In addition to moisturizing, steer clear of things that dry out your nails. The acetone in fingernail polish remover is an often-overlooked culprit. To reduce any damage done to your nails by removers, limit yourself to changing your nail polish twice a month.

Avoid exposing your fingernails to household cleaners and detergents. The chemicals in these products dry skin and nails out quickly. Shielding your hands with a pair of rubber gloves could be the solution to dry and brittle nails.

You can maintain strong fingernails by getting B-vitamins in your diet. Biotin (a B-vitamin) has been linked to maintaining nail strength when taken as a dietary supplement. Taking biotin can have similar effects on your hair and skin, as well. There is preliminary evidence to suggest that biotin supplementation supports the thickness of hair and maintains a healthy-looking complexion.

Eating Well for Healthy Fingernails

A nutrient-rich diet can promote the color and shape of healthy fingernails. Eating foods rich in iron—like green veggies, lean red meat, and peanut butter—can supply your body with the iron it needs for smooth operation and beautiful nails. When diet alone is not enough to supply iron needs, supplementation may be necessary.

Zinc is another important nutrient to maintaining healthy nails. This mineral can be obtained through a diet that includes beef and seafood, as well as zinc-fortified cereal. This important mineral is also a common component of multivitamins and immune-support supplements.

5 Tips for Healthy Fingernails

You use your fingernails all the time, so it is important to take care of them. There are a lot of things you can do to develop happy, healthy fingernails:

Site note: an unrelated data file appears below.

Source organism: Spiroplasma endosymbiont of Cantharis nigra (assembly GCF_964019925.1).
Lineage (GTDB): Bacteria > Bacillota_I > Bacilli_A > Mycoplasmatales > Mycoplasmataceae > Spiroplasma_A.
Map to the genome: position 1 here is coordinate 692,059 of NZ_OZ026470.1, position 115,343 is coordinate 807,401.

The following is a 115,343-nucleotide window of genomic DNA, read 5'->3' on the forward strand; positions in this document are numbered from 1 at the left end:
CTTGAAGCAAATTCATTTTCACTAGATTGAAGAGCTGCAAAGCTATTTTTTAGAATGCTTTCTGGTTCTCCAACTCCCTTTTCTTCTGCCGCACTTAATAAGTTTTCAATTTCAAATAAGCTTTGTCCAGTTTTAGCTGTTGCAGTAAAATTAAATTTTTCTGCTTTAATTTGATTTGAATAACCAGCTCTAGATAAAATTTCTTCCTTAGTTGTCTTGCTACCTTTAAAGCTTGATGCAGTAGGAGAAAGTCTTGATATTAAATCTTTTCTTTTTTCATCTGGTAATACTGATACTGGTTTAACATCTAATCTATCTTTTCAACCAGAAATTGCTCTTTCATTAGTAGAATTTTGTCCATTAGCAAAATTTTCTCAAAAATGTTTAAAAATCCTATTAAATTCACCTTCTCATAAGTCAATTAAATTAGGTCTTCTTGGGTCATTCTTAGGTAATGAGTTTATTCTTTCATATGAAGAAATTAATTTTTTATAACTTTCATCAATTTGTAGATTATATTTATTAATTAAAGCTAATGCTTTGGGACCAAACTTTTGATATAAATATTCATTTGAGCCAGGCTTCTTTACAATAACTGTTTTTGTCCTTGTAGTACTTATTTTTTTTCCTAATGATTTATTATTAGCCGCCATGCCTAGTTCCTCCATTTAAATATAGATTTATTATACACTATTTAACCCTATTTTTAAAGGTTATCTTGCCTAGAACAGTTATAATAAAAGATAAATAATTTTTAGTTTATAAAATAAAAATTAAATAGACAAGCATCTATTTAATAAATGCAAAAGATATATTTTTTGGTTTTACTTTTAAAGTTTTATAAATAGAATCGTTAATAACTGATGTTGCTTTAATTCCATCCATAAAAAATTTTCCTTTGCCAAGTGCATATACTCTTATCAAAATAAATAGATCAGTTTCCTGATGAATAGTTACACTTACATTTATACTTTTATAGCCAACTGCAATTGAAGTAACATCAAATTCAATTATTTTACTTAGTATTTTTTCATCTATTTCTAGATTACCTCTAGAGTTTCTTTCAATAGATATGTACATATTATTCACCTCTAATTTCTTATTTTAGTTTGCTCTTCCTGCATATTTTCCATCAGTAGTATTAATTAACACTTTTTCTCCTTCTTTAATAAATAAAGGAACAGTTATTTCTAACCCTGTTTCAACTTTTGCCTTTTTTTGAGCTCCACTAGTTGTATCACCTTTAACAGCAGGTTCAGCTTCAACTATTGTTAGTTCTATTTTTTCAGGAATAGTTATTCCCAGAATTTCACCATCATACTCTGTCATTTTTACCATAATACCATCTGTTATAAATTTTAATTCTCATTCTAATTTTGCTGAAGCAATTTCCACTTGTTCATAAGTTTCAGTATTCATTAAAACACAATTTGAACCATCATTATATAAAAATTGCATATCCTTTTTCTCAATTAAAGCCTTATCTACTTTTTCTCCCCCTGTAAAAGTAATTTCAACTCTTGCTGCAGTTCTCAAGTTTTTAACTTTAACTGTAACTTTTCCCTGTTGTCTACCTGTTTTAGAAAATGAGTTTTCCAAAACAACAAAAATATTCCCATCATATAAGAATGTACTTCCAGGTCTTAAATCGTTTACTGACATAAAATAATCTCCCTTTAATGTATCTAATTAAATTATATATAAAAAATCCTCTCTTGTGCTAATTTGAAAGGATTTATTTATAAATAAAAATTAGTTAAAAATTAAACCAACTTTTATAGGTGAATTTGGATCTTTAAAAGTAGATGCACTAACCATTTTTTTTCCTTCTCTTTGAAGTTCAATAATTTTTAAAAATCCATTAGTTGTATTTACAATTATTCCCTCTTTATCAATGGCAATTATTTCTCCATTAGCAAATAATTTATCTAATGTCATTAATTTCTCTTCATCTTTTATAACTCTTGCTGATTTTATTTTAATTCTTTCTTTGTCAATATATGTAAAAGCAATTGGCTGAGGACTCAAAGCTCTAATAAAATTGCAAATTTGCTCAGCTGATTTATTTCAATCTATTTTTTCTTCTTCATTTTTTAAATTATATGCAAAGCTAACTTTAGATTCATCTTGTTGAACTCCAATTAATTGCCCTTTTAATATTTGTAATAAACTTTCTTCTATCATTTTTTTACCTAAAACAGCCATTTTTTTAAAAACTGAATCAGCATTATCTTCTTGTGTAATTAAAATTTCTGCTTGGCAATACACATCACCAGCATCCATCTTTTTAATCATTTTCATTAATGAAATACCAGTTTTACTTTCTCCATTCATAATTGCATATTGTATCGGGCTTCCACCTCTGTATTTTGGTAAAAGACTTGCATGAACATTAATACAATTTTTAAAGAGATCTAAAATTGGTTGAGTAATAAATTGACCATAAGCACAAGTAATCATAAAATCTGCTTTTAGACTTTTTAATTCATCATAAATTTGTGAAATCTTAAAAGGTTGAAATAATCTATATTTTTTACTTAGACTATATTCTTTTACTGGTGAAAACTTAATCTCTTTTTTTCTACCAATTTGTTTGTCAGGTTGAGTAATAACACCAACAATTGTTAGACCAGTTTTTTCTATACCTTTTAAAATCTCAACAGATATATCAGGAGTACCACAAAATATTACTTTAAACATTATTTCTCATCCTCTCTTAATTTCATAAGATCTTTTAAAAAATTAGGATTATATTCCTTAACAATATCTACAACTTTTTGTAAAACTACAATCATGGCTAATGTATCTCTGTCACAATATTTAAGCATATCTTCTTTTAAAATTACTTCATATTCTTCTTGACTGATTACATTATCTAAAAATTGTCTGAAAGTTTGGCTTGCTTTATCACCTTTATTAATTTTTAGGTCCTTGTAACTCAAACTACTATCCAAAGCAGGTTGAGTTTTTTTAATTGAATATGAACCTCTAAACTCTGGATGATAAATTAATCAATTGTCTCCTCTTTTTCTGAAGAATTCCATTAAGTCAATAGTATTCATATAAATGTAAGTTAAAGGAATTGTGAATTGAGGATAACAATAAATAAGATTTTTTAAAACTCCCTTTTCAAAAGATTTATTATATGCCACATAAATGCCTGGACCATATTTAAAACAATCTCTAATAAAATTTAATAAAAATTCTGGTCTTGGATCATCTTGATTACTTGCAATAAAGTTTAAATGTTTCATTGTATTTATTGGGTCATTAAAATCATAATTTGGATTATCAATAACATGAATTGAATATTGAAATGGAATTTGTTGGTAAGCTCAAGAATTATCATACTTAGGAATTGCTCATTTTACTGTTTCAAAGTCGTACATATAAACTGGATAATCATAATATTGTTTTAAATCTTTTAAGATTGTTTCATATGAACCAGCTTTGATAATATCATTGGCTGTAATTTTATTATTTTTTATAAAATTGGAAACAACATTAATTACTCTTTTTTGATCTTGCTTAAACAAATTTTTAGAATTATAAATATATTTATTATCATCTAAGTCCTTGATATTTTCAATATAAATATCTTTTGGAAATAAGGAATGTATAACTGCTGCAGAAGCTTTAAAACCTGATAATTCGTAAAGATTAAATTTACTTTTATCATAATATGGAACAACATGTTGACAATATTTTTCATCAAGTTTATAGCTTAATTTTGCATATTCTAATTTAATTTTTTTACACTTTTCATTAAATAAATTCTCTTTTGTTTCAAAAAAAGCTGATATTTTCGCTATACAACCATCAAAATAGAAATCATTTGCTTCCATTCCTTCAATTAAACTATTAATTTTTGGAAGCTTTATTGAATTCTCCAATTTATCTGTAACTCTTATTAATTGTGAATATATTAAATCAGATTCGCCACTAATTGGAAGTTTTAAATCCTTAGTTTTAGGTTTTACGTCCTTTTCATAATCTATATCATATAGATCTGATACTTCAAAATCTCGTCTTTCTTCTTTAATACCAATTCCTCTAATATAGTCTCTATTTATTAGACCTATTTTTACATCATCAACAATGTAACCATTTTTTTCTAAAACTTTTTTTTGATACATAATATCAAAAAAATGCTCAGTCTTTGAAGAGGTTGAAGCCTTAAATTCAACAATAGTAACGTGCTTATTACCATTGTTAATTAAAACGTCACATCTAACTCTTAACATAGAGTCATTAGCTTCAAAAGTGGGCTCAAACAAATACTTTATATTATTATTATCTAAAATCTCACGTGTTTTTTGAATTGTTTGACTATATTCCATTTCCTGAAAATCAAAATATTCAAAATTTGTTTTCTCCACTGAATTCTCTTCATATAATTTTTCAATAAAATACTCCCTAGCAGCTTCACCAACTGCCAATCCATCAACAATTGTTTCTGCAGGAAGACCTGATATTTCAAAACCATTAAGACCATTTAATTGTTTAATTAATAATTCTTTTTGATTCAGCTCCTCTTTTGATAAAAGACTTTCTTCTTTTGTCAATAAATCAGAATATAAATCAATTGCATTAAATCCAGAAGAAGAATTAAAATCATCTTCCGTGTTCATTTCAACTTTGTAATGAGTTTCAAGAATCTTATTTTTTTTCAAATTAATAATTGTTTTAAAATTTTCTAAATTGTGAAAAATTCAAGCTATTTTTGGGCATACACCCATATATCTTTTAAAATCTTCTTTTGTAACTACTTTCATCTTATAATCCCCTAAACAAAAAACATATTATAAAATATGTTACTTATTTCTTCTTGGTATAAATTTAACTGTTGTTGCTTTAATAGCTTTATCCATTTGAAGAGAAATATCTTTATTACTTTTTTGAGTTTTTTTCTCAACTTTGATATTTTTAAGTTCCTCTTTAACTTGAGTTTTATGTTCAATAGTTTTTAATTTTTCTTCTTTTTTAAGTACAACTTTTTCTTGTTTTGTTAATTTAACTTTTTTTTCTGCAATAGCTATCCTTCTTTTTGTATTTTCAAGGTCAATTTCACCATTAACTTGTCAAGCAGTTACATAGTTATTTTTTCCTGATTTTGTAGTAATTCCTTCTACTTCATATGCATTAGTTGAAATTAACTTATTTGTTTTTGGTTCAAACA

1. Keep your hands clean: Washing your hands often has the added bonus of maintaining nail health. Keeping your fingernails clean and dry helps protect your nails against potential pathogens. Follow a hand wash with a good moisturizer. Rubbing lotion into your nails and nail beds can strengthen them and keep them from splitting.
  2. Stop biting your nails: Using your teeth to cut your nails invites germs to set up shop in or around your fingernails and mouth. Nail biting can also hinder your nail’s ability to grow evenly and may lead to deformities. Yoga and meditation are two great ways to relax and may help reduce the urge to chew your nails. If you need more immediate relief from nail biting, try applying bitter-tasting nail polish or lemon juice to your fingertips. The unpleasant taste could help you (or your kids) break the habit.
  3. Cut your nails correctly: When you clip your nails safely and correctly, you can avoid painful ingrown nails and hang nails. Start by trimming long nails straight across. Then file the edges so they are slightly rounded. When nails snag or break, try to trim them quickly to avoid any additional injury.
  4. Get professional nail care: A manicure or pedicure session can be relaxing. Just be sure that the tools used are properly maintained and sterilized. This minimizes the spread of germs. If you are unsure of your favorite salon’s equipment handling, ask if you can provide your own. Remember to never remove your cuticles. Cutting your cuticles removes important protection for your nails. If you polish your nails frequently, opt for non-acetone-based nail polish removers. Acetone can weaken and dry out nails over time.
  5. Prep your body with quality nutrition: Fuel your body with the nutrients it needs to maintain healthy fingernails. Check your diet for adequate amounts of iron, zinc, and biotin. Supplement your diet with vitamins, minerals, and nutritionals that promote healthy, beautiful nails.

About the Author

Sydney Sprouse is a freelance science writer based out of Forest Grove, Oregon. She holds a bachelor of science in human biology from Utah State University, where she worked as an undergraduate researcher and writing fellow. Sydney is a lifelong student of science and makes it her goal to translate current scientific research as effectively as possible. She writes with particular interest in human biology, health, and nutrition.